Washington, DC — In a brave effort to end the decades of military occupation of Tibet, U.S. Congressman, has introduced a historical legislation to the House Committee on U.S. Foreign Affairs, to recognise the “Tibet Autonomous Region as a separate, independent country”. This bill will help the people of Tibet to get independence back on the internatinal agenda.
US House Representative Scott Perry introduced a bill (H.R. 6948) that would authorise the U.S. President to recognise the Tibet Autonomous Region of the People’s Republic of China "as a separate, independent country, and for other purposes”.
The bill was introduced and referred to the House Committee on Foreign Affairs on Tuesday, 19 May, 2020.
From the Congressional Record, Volume 166 (2020): A bill to authorize the President to recognize the Tibet Autonomous Region of the People’s Republic of China as a separate, independent country, and for other purposes; to the Committee on Foreign Affairs.
H.R. 6948 — A bill to authorize the President to recognize the Tibet Autonomous Region of the People’s Republic of China as a separate, independent country, and for other purposes; to the Committee on Foreign Affairs.
Tibetans and supporters shared expression of the appreciations using their social media platforms. Tenzin Tsundue, an India based poet, writer, and Tibetan activist shared his thoughts on his Facebook and welcomed the move, saying "Good News: US Representative Scott Perry has introduced a bill to recognize Tibet Autonomous Region as a separate, independent country."
Tsundue continued to say, "'the specification should have been the historical independent Tibet not TAR. TAR is China demarcated area and it's only one-third of Tibet. Also, the CIA supported Tibet that was fighting for independent Tibet, not TAR. I am sure when the bill is debated in the house and finally adopted it could be shaped to include the entire Tibet."
Tenzin Dorjee (Tendor), another Tibetan writer and activist, based in New York, wrote: "In what is sure to be a historic initiative, US Congressman Scott Perry (of Pennsylvania) has introduced a bill to authorize the president to recognize the 'Tibet Autonomous Region' as an independent country."
"I encourage Tibetans and supporters to write to Rep. Perry's office to thank and praise him for this unprecedented initiative. We should also make sure to request him to change 'TAR' to 'Tibet,' so that Kham and Amdo are included in the congressional vision of an independent Tibet. Concerns about feasibility or achievability need not bother us at this time, as the bill is clearly a tool to change discourse and disrupt politics as usual," he further said.
Tendor added, "given the current polarization of American politics, I know that moral purists will ask about the sponsor's intentions or the authenticity of his support, but we should remember that in politics, it's not intentions but actions and opportunities that really count. Language, words, speech are the only way to establish intention in politics. We should welcome this landmark if somewhat unexpected initiative and seize the opportunity to put Tibet on the highest agenda of the state."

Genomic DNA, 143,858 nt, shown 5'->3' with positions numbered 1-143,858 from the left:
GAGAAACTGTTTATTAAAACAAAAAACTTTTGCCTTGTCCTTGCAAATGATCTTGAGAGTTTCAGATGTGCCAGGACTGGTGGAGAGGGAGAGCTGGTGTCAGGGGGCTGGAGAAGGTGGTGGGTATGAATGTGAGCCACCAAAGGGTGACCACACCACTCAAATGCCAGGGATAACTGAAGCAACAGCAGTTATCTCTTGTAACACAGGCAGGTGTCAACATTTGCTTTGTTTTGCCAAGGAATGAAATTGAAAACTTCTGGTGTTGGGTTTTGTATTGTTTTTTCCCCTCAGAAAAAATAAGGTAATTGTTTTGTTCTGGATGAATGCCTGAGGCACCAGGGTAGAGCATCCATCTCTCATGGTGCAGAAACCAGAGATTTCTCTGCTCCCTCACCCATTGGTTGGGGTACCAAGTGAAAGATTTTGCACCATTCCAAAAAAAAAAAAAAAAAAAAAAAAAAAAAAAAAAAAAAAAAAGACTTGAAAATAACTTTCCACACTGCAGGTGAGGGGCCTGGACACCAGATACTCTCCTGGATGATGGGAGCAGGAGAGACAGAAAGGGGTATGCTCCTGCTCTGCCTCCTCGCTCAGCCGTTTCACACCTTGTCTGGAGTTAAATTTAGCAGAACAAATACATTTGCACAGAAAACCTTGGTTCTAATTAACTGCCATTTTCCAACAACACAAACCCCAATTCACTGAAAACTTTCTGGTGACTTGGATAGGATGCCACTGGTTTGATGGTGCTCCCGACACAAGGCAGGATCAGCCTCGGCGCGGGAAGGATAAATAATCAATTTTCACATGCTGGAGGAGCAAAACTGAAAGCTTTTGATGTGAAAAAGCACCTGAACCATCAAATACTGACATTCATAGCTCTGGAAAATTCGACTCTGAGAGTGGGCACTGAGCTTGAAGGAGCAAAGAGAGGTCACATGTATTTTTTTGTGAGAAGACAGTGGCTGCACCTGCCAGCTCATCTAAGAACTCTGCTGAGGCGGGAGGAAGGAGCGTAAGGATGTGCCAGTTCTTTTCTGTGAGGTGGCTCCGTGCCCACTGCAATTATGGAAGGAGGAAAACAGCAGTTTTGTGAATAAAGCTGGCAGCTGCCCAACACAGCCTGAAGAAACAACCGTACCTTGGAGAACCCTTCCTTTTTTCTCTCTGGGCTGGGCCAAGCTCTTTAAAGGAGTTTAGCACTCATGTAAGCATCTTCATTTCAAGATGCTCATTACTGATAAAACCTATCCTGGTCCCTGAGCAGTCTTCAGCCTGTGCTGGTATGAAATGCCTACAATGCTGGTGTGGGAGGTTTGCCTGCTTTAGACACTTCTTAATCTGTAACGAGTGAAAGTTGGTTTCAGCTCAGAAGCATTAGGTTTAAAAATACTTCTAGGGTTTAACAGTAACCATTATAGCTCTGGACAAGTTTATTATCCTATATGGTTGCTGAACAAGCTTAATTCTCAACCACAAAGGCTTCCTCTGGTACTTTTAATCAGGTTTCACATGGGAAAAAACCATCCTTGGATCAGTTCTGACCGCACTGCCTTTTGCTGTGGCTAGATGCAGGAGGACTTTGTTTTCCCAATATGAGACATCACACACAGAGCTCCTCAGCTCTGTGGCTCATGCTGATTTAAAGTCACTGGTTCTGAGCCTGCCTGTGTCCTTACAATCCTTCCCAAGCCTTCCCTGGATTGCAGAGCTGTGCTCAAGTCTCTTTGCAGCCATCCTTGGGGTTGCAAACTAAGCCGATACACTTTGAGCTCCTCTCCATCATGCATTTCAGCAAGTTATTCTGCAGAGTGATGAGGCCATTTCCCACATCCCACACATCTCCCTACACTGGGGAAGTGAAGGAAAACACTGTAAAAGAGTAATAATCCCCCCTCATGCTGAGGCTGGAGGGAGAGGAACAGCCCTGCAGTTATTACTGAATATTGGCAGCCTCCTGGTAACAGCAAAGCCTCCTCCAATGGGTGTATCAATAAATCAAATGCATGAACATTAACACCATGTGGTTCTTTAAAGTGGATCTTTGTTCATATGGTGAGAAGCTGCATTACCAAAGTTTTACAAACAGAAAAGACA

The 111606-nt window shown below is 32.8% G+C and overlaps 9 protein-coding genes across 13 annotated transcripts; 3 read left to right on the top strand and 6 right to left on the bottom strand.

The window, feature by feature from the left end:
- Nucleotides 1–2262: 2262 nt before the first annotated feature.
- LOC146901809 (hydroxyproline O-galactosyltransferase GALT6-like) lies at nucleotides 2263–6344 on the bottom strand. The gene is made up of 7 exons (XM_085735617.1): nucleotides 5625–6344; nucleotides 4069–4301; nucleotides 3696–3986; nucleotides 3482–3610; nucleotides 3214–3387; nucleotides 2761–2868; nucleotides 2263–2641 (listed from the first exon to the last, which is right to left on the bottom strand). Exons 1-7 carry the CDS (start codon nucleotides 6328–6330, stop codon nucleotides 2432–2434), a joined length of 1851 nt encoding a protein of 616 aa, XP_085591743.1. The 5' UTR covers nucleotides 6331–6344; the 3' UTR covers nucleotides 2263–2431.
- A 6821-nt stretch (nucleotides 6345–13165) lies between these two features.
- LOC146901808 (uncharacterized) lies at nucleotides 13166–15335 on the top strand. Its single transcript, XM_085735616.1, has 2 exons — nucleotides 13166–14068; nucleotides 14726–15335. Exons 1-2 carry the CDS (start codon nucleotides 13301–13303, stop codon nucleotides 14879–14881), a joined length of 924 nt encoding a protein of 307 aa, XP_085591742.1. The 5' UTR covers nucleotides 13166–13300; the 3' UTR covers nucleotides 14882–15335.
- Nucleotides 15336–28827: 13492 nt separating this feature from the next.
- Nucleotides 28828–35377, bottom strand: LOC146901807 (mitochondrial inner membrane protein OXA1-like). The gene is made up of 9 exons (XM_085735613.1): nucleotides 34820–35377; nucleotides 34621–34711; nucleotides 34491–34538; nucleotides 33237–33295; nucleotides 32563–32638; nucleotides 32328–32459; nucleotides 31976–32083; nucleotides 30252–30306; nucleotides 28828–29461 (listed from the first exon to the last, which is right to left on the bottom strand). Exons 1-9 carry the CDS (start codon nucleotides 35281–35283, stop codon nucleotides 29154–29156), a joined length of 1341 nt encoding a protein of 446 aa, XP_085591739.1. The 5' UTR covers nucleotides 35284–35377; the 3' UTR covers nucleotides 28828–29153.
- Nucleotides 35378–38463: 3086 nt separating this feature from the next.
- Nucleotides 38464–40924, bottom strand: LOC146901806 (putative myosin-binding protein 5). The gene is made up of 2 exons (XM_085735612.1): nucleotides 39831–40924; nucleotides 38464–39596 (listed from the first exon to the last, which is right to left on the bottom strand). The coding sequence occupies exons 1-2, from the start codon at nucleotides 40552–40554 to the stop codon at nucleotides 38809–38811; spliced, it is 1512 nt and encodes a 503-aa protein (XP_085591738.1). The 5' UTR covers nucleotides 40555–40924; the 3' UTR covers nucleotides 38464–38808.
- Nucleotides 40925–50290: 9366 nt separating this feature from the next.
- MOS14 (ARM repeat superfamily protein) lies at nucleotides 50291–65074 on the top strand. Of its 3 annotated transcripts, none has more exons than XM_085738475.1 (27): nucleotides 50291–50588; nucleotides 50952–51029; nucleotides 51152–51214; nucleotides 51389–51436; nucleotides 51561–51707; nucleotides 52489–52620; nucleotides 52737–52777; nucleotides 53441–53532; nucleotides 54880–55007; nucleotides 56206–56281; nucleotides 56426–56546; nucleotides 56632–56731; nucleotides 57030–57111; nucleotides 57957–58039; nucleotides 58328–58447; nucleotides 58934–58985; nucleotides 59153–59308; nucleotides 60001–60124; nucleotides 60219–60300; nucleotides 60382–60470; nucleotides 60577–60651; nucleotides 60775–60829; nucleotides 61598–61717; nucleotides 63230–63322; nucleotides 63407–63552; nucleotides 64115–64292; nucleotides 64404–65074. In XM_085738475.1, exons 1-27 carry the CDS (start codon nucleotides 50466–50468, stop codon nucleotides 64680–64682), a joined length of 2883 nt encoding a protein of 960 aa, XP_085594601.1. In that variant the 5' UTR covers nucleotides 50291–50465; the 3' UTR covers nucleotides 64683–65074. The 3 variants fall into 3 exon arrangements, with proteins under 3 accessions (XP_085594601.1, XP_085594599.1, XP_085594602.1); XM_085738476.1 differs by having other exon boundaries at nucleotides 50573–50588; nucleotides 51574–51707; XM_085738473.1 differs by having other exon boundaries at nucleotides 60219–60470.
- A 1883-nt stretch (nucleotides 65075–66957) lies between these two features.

His response to China's controversial security law aimed at silencing Hong Kong's protests, Perry wrote on his social media platform saying, "this week, Hong Kong experienced the greatest attack on its freedoms and autonomy since 1997, with the CCP's proposed "national security" law. The United States will always stand for democracy and freedom and support the people of Hong Kong against the oppressive CCP regime."
Congressman Perry was among the 32 members of Congress who signed the Tom Lantos Human Rights Commission’s bipartisan letter to the US Secretary of State in May 2019 urging the Trump Administration to promptly implement key legislations—Tibet Policy Act of 2002 and the 2018 Reciprocal Access to Tibet Act—passed by Congress to guide United States policy on Tibet.
Over the past 70 decades, there has been ongoing political repression, social discrimination, economic marginalization, environmental destruction, and cultural assimilation, particularly due to Chinese migration to Tibet which is fueling intense resentment among the people of occupied Tibet.
The communist-totalitarian state of China began its invasion of Tibet in 1949, reaching complete occupation of the country in 1959. Since that time, more than 1.2 million people, 20% of the nation's population of six million, have died as a direct result of China's invasion and occupation. In addition, over 99% of Tibet's six thousand religious monasteries, temples, and shrines, have been looted or decimated resulting in the destruction of hundreds of thousands of sacred Buddhist scriptures.
Until 1949, Tibet was an independent nation in the Himalayas which had little contact with the rest of the world. It existed as a rich cultural storehouse — unifying theme among the Tibetans — as was their own language, literature, art, and world view developed by living at high altitudes, under harsh conditions, in a balance with their environment.